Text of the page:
Semi-supervised learning Minimal feature vectors Twin support vector machines Facial animation parameters Human-computer interaction 



The authors would like to thank, Internet of Things (IOT) laboratory, SENSE and research colleague of Vellore Institute Technology, Chennai, India for real time dataset of facial emotion and execution of this research work.


No funding.

Compliance with Ethical Standards

Conflict of Interest

The authors declare that they have no conflict of interest.


  1. 1.
    Owusu E, Zhan Y, Qi RM (2014) An svm-adaboost facial expression recognition system. Appl Intell 40(3):536–545CrossRefGoogle Scholar
  2. 2.
    Patil H, Kothari A, Bhurchandi K (2016) Expression invariant face recognition using semidecimated dwt, patch-ldsmt, feature and score level fusion. Appl Intell 44(4):913–930CrossRefGoogle Scholar
  3. 3.
    Siddiqi MH (2018) Accurate and robust facial expression recognition system using real-time youtube-based datasets. Appl Intell: 1–18Google Scholar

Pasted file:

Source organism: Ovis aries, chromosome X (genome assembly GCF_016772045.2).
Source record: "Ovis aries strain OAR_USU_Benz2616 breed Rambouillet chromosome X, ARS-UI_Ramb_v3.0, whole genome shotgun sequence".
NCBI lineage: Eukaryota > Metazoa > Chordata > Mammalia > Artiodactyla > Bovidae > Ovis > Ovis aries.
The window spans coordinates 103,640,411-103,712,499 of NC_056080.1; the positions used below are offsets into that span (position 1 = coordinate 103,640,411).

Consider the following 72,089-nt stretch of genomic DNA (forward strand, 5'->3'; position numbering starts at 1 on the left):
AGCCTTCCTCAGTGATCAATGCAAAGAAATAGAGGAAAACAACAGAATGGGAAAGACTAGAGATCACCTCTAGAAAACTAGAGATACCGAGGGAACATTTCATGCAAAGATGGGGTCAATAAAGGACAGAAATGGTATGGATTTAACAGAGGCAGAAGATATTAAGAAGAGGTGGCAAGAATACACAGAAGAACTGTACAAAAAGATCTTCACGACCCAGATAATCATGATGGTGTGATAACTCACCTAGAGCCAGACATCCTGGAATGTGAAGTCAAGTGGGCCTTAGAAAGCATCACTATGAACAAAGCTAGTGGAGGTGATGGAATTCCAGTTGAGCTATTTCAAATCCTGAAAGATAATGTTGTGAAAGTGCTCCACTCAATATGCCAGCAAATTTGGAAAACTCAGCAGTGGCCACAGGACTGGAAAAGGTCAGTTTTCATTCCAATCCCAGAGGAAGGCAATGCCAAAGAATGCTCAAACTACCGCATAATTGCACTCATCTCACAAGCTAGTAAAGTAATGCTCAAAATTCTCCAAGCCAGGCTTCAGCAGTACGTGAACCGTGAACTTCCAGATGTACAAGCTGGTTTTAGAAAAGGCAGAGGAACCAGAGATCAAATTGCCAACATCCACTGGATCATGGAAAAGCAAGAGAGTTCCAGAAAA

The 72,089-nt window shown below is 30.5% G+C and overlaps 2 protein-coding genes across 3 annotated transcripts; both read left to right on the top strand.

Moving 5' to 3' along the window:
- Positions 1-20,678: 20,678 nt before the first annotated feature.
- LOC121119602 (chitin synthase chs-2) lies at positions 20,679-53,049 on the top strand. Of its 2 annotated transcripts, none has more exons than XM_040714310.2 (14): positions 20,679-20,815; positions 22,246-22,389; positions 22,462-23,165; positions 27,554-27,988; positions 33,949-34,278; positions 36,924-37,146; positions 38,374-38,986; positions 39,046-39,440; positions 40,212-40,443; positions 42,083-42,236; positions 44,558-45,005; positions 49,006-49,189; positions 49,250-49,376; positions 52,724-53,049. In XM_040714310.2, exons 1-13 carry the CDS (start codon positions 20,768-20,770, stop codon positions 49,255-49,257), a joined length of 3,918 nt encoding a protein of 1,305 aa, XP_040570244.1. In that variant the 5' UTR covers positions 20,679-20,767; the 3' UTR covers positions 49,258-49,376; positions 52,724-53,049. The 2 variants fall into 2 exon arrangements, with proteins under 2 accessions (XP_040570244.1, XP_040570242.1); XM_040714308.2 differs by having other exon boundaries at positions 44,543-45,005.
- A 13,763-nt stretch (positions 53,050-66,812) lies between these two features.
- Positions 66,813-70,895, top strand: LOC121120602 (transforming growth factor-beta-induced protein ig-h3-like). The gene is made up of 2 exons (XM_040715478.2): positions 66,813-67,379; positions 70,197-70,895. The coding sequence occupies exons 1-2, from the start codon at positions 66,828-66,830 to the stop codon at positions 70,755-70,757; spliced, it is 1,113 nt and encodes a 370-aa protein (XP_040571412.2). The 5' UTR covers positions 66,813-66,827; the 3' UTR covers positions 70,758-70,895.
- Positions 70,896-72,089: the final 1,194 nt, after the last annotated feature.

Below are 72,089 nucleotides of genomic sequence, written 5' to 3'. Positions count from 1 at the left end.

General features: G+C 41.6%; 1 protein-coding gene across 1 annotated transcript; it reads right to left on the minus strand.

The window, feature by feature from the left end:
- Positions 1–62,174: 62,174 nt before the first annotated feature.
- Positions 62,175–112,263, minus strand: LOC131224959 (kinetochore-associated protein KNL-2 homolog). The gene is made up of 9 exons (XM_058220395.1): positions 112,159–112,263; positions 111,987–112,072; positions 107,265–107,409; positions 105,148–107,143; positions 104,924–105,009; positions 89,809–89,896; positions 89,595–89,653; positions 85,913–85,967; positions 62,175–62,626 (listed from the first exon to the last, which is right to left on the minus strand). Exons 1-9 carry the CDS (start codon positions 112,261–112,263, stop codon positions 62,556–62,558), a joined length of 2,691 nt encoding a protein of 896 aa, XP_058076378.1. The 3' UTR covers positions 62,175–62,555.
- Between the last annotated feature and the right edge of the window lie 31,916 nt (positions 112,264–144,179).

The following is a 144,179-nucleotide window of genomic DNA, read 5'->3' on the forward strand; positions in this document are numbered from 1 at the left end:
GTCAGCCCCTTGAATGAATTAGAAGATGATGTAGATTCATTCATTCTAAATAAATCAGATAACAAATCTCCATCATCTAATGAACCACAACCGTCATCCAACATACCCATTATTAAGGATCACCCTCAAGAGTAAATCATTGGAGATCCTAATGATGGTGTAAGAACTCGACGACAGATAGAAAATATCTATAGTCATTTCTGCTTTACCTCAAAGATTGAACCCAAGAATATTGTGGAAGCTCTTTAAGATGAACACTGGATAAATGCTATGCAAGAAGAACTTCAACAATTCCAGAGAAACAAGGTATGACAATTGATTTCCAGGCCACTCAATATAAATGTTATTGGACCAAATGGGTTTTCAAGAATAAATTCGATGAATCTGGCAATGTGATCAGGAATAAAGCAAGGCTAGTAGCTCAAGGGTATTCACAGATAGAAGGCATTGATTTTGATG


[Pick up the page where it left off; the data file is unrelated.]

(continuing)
4. 4.
    Suwa M, Sugie N, Fujimora K (1978) A preliminary note on pattern recognition of human emotional expression. In: International joint conference on pattern recognition, vol 1978, pp 408–410Google Scholar
  5. 5.
    Samal A, Iyengar PA (1992) Automatic recognition and analysis of human faces and facial expressions: a survey. Pattern Recogn 25(1):65–77CrossRefGoogle Scholar
  6. 6.
    Zhang Z, Girard JM, Wu Y, Zhang X, Liu P, Ciftci U, Canavan S, Reale M, Horowitz A, Yang H, et al. (2016) Multimodal spontaneous emotion corpus for human behavior analysis. In: Proceedings of the IEEE conference on computer vision and pattern recognition, pp 3438–3446Google Scholar